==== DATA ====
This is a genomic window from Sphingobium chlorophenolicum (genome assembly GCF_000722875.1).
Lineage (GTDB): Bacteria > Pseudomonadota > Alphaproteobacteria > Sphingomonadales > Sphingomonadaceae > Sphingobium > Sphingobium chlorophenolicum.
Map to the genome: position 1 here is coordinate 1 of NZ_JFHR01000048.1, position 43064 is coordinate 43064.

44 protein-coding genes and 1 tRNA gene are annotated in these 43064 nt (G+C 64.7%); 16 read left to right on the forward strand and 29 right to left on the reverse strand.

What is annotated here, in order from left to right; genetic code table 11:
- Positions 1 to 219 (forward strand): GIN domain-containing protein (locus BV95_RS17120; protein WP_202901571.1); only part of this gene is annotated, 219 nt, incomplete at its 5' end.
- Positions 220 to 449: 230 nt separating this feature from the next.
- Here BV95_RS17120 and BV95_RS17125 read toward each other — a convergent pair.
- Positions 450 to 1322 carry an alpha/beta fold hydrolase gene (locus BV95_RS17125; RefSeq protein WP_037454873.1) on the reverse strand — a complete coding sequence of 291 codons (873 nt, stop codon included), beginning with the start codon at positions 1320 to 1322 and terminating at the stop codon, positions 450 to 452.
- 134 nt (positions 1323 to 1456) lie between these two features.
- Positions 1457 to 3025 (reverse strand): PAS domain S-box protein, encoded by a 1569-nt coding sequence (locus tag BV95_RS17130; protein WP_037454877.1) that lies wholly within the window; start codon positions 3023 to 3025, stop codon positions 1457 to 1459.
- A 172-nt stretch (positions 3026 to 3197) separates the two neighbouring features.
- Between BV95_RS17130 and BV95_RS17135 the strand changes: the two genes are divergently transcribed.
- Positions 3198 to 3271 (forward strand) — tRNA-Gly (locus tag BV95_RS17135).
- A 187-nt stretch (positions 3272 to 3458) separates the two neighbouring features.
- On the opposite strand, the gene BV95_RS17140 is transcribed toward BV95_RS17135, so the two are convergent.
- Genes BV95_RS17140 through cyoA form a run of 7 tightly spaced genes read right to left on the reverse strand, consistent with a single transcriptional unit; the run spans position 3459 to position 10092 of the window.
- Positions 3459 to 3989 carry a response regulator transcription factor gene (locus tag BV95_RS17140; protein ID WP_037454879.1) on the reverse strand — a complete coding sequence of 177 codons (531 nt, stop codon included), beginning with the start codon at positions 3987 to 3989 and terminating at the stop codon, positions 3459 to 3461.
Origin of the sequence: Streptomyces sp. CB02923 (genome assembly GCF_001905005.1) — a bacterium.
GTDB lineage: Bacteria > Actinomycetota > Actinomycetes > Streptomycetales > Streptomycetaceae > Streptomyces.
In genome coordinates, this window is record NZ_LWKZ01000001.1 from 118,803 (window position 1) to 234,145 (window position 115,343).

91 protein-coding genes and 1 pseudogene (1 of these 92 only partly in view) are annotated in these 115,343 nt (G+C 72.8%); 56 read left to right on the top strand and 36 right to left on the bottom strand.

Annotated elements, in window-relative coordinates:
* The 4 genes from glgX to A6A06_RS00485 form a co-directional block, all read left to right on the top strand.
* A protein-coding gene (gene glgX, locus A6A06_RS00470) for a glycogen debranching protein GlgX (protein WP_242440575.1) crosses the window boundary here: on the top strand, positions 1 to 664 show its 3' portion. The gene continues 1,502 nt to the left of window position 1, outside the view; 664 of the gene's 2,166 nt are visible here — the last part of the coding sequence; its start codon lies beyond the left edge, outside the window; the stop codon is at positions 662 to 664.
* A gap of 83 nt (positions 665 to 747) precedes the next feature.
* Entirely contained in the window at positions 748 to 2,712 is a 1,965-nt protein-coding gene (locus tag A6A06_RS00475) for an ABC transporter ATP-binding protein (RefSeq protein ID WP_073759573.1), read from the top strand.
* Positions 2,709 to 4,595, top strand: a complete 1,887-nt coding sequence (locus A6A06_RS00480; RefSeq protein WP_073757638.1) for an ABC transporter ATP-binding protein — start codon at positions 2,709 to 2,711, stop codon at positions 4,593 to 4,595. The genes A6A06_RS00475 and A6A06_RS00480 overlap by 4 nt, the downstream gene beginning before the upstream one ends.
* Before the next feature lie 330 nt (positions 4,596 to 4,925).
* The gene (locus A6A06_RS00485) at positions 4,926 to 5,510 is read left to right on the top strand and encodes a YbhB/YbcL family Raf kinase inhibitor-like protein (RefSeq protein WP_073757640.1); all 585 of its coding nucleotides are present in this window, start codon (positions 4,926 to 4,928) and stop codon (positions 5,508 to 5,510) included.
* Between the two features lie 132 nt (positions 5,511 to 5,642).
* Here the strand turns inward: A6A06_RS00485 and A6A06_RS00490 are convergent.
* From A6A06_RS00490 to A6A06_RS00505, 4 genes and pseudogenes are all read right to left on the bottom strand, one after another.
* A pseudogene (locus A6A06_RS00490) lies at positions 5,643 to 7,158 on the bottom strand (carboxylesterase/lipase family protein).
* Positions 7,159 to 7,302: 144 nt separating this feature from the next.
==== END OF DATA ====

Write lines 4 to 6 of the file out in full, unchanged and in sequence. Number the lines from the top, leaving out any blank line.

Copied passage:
44 protein-coding genes and 1 tRNA gene are annotated in these 43064 nt (G+C 64.7%); 16 read left to right on the forward strand and 29 right to left on the reverse strand.

What is annotated here, in order from left to right; genetic code table 11:
- Positions 1 to 219 (forward strand): GIN domain-containing protein (locus BV95_RS17120; protein WP_202901571.1); only part of this gene is annotated, 219 nt, incomplete at its 5' end.